Friday, July 24, 2015

Sleeping Bear Dunes

We left at 10 to drive to Sleeping Bear Dunes National Lakeshore.  Our first stop was at the Visitor's Center where we watched a movie and got maps for our day.  We used our Senior Pass to get in free.

The movie was done well and showed how the area at one time was covered with glaciers that carved out and filled the Great Lakes and created the sandy dunes and rolling terrain visible and used by us today.  I am not a global warming believer and think taking less than 200 years of facts and applying them to millions of years of evolution is not real smart.  Ohio used to be covered with glaciers.  These two areas alone house, employ and feed millions of people.  I do believe in not littering, clean air, clean water, recycling, etc. but to insist that what we have now is optimum makes no sense.  Where would we be without the Grand Canyon?

Our second stop was an overlook of dunes that dropped WAY down to Lake Michigan.  The sign advised against walkng down the dunes unless you were prepared to spend as much as two hours walking back up or paying the fees associated with being rescued.  Nonetheless, folks were going down.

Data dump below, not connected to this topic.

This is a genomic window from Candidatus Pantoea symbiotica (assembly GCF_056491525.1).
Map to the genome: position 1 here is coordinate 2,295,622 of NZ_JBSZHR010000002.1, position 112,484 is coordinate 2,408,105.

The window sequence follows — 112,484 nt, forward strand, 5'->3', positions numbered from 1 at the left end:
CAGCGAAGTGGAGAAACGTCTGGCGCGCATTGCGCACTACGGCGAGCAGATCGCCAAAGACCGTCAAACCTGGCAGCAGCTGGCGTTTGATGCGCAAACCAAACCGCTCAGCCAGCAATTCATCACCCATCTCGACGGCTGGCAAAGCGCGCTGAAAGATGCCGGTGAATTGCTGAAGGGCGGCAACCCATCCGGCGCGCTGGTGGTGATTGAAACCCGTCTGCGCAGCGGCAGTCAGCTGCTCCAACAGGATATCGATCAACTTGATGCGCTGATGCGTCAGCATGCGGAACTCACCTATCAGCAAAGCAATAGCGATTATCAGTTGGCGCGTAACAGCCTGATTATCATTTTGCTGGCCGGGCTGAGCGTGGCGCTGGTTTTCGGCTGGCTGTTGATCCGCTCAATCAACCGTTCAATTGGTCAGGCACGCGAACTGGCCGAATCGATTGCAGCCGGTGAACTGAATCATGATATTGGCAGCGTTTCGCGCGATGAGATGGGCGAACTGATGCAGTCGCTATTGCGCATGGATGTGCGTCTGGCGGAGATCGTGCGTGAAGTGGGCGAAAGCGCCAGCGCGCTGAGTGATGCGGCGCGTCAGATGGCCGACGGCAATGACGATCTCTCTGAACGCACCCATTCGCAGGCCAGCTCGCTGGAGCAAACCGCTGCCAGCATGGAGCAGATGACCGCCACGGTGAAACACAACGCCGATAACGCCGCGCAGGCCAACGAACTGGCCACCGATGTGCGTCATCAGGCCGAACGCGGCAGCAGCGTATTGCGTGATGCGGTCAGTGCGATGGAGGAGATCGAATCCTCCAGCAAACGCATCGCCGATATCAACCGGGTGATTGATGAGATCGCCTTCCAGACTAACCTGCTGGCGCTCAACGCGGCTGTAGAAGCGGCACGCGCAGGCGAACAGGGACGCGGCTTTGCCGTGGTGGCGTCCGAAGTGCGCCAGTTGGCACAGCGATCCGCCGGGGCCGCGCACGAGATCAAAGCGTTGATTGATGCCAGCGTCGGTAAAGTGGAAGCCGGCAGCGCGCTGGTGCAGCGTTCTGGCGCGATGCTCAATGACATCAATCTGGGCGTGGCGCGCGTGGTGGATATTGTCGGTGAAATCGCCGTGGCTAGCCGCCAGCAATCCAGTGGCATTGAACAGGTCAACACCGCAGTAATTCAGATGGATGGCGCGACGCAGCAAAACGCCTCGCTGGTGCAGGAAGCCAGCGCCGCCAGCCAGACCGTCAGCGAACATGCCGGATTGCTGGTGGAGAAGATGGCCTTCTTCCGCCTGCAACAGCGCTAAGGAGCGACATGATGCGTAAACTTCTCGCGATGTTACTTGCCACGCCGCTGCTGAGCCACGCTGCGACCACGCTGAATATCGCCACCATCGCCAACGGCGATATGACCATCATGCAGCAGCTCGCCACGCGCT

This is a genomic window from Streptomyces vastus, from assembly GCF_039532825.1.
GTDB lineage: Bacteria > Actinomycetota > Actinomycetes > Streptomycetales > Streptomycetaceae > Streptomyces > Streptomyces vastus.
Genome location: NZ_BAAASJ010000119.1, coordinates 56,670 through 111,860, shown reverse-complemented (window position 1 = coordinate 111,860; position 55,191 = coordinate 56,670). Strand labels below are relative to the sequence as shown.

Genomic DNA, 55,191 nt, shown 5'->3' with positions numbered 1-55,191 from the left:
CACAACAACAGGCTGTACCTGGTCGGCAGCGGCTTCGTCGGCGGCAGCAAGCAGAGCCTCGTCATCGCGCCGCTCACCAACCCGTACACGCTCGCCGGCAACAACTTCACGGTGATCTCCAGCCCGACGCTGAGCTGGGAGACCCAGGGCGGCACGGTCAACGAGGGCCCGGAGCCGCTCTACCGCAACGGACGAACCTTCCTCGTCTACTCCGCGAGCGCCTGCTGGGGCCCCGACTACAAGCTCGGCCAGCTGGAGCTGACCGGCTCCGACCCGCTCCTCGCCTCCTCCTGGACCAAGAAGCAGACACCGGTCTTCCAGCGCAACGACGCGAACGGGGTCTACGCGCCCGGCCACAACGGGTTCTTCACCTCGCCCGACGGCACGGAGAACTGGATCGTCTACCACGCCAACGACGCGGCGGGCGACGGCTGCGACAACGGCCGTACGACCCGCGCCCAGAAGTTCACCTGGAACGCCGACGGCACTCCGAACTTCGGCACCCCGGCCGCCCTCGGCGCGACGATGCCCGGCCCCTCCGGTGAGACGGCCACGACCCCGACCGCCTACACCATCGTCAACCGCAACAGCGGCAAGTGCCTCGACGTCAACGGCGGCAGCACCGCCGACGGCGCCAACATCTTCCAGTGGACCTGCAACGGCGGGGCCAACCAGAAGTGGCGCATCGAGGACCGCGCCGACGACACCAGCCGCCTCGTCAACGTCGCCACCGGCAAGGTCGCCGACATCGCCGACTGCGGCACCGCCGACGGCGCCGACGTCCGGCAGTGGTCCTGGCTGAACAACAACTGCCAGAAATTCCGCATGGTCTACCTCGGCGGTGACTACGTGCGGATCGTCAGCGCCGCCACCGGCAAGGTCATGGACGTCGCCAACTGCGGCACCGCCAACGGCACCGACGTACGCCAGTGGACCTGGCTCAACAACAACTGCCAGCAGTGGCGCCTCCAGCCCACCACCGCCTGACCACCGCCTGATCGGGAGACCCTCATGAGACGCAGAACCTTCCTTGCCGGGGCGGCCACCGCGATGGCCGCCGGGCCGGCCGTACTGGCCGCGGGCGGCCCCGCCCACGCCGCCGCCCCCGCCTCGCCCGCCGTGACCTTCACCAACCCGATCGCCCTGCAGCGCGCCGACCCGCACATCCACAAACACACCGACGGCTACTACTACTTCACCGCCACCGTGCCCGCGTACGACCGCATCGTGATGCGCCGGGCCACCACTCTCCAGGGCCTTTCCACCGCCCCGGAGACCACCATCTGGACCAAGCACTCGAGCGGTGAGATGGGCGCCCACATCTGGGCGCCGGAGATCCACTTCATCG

Tom and Eileen at the overlook.

Next up was the Climb Dune.

Eileen took a stab at the dune but quickly came back when she realized it is a lot higher than it first appears and the sand is hot.

Ted sat down to wait.

We watched many people climb and run down.  It is wise to set this small area aside so folks stay off the rest of the dunes and they are preserved.

We drove on to Glen Haven a small harbor town where the Doll family started a lumber mill, cherry cannery and dune buggy rides.  It is more of an outdoor walking museum now.  This was a fishing tug, the Aloha.

The light trom the lighthouse.

Ted ringing the bell on a buoy.  The wind would toss it at sea to make it ring.  In fog, sometimes it was the only info a sailor had.

A can of Glen Haven cherries.

A snow sled for ice fishing,

A house built in 1857.

Items preserved in the general store.

There was a museum on the Doll family in the rear.  I love reading their life stories.  Even the wealthiest of persons lived a hard life back then.  

We were tuckered out from all the trudging through the sands and up and down the boardwalks.  We did enjoy riding the scenic route through the lovely forest.

I'm always astonished by a forest. It makes me realise that the fantasy of nature is much larger than my own fantasy. I still have things to learn.

Gunter Grass

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